WP4: Sensitivity of Marine Life


Leader:

Main objective

The main objective of WP4 is to provide assessment of the impact of shipping noise on marine life by:

  • An identification and characterisation of areas sensitive to noise
  • A review of existing regulations on marine life conservation
  • Bioacoustics experiments conducted on representative marine species: fishes, invertebrates and marine mammals to assess their sensitivity to ship radiated noise
  • Integrating marine species sensitivity to noise in predictive models (bioacoustics criteria)

Task 4.1 Identification and characterization of noise sensitive areas

In this task, we used the current legislation and definitions from IMO, the Habitat Directive, the Bird Directive, and Natura2000 as well as the database from Natura200to build the distribution map of sensitive species to noise. Then, using the AIS database at EU waters level, we also plotted ship density as an additional layer to define the criteria to be used to select representative marine areas of interest for the AQUO Project. The information collected helped to define the scenarios to be used for the AQUO noise footprint assessment model developed in WP1 (see Task 1.3).

Deliverable D4.1

Task 4.2 Noise sensitivity of marine life

This task is subdivided into three subtasks.

In the first subtask T4.2.1, an experiment was conducted to study the long term behavioural reaction by wild cod to ship noise and describes the character and scale of the reaction. This study took place on the Swedish west coast with a small local cod population equipped with acoustic tags. For the ship noise disturbance, a Swedish Coast Guard ship was used. In general, the observed reactions in terms of horizontal swimming were smaller than expected and what the study was designed for. However, the scale of reaction will not lead to an increase in energy consumption due to the disturbance. This study was able to track fish with good accuracy. This is one of the first studies of its kind that tracked free swimming fish over a long period of time around an acoustic disturbance event.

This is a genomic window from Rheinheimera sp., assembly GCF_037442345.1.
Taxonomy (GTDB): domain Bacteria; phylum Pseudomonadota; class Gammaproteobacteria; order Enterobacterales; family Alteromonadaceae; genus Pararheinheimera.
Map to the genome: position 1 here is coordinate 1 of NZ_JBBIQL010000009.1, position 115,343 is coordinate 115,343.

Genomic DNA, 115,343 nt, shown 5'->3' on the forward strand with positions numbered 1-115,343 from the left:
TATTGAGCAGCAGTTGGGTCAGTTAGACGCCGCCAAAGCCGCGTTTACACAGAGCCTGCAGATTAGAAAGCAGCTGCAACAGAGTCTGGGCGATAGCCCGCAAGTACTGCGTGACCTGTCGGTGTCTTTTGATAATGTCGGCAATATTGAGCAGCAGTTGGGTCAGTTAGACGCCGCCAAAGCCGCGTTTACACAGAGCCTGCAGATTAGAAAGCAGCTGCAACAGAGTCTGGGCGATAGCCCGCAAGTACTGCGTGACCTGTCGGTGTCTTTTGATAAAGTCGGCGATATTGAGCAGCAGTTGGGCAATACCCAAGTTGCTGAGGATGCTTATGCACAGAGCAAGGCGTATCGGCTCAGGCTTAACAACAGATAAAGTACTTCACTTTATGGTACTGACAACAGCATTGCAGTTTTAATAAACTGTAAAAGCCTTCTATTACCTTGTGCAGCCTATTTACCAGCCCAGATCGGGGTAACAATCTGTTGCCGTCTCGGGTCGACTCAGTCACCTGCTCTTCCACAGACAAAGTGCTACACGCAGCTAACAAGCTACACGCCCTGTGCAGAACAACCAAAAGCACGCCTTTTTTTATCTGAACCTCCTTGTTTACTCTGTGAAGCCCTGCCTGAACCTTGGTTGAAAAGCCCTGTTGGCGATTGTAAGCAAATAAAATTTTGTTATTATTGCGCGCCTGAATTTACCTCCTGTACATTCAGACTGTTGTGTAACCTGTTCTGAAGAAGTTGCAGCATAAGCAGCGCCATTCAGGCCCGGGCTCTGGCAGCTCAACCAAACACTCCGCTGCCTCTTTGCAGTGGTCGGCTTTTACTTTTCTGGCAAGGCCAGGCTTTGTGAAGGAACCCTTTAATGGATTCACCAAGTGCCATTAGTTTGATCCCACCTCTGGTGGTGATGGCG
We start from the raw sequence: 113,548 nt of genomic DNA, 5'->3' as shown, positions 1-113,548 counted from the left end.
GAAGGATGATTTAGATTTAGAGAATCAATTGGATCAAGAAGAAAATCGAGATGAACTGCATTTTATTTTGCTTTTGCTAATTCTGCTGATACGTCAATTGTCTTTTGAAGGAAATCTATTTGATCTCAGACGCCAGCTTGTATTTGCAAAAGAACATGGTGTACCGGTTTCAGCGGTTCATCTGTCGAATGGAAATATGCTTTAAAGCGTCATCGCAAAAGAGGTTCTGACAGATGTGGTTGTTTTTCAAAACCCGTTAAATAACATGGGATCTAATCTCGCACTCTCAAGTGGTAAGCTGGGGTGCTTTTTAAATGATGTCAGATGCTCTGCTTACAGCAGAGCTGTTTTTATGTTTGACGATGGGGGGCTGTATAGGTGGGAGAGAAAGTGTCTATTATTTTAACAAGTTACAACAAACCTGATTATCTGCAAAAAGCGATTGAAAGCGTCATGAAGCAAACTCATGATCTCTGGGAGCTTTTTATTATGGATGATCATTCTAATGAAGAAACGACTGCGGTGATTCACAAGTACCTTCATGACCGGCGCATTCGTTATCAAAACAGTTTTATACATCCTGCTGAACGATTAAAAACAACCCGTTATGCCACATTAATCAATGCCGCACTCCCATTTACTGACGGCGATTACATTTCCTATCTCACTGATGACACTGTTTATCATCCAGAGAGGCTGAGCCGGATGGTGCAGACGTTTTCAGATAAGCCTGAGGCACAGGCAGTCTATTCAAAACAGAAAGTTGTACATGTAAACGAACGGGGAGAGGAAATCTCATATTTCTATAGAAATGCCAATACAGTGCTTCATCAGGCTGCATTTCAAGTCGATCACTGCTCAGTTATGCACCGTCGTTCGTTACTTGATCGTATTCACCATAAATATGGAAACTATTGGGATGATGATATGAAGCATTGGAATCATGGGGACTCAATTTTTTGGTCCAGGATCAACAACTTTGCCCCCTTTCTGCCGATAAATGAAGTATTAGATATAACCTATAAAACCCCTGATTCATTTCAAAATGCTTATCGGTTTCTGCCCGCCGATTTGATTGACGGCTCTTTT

Deliverable D4.2

In the subtask T4.2.2, the study focused on ‘the masking effect of ship noise on hearing in harbour porpoises’. It consisted of a series of auditory measurements in some individuals held at two facilities in the Netherlands. Their hearing sensitivity was first tested in an un-masked situation by measuring auditory brainstem responses to repeated acoustic stimulation. Subsequently, these measurements were repeated in the presence of red noise, resembling the acoustic underwater signature of ships. The results show that ship noise has the potential to mask the auditory perception of harbour porpoises over the entire frequency range tested in this study. Furthermore, the conclusions of this study recommend that, by contrast to the MSFD criteria focusing only on low frequencies, that higher frequency ranges should also be considered.

Deliverable D4.3

In the subtask T4.2.3, offshore noise exposure comparative experiments on common cuttlefish were conducted in similar conditions as during laboratory studies conducted before AQUO project (in terms of sound characteristics, received levels and time exposure). Particle motion measurements were also conducted both in laboratory conditions, as well as at the same locations and depths where the individuals were exposed at sea. Scanning electron microscopy revealed similar injuries in the inner structure of the statocysts, as those found in cuttlefish in previous experiments.

Deliverable D4.4

Task 4.3 Criteria for bioacoustic sensitivity of maritime areas

In this task, it is first described how the different zones of influence, for the marine life to its whole, can be expressed. Then, thanks to the joint work of acousticians and biologists, more details are given, establishing the key links between acoustic levels and effective impact. The focus is hereafter made on three species representing different representative species of European maritime areas (Harbour porpoise, Atlantic cod, and Common cuttlefish).

Deliverable D4.5

WP4 Partners: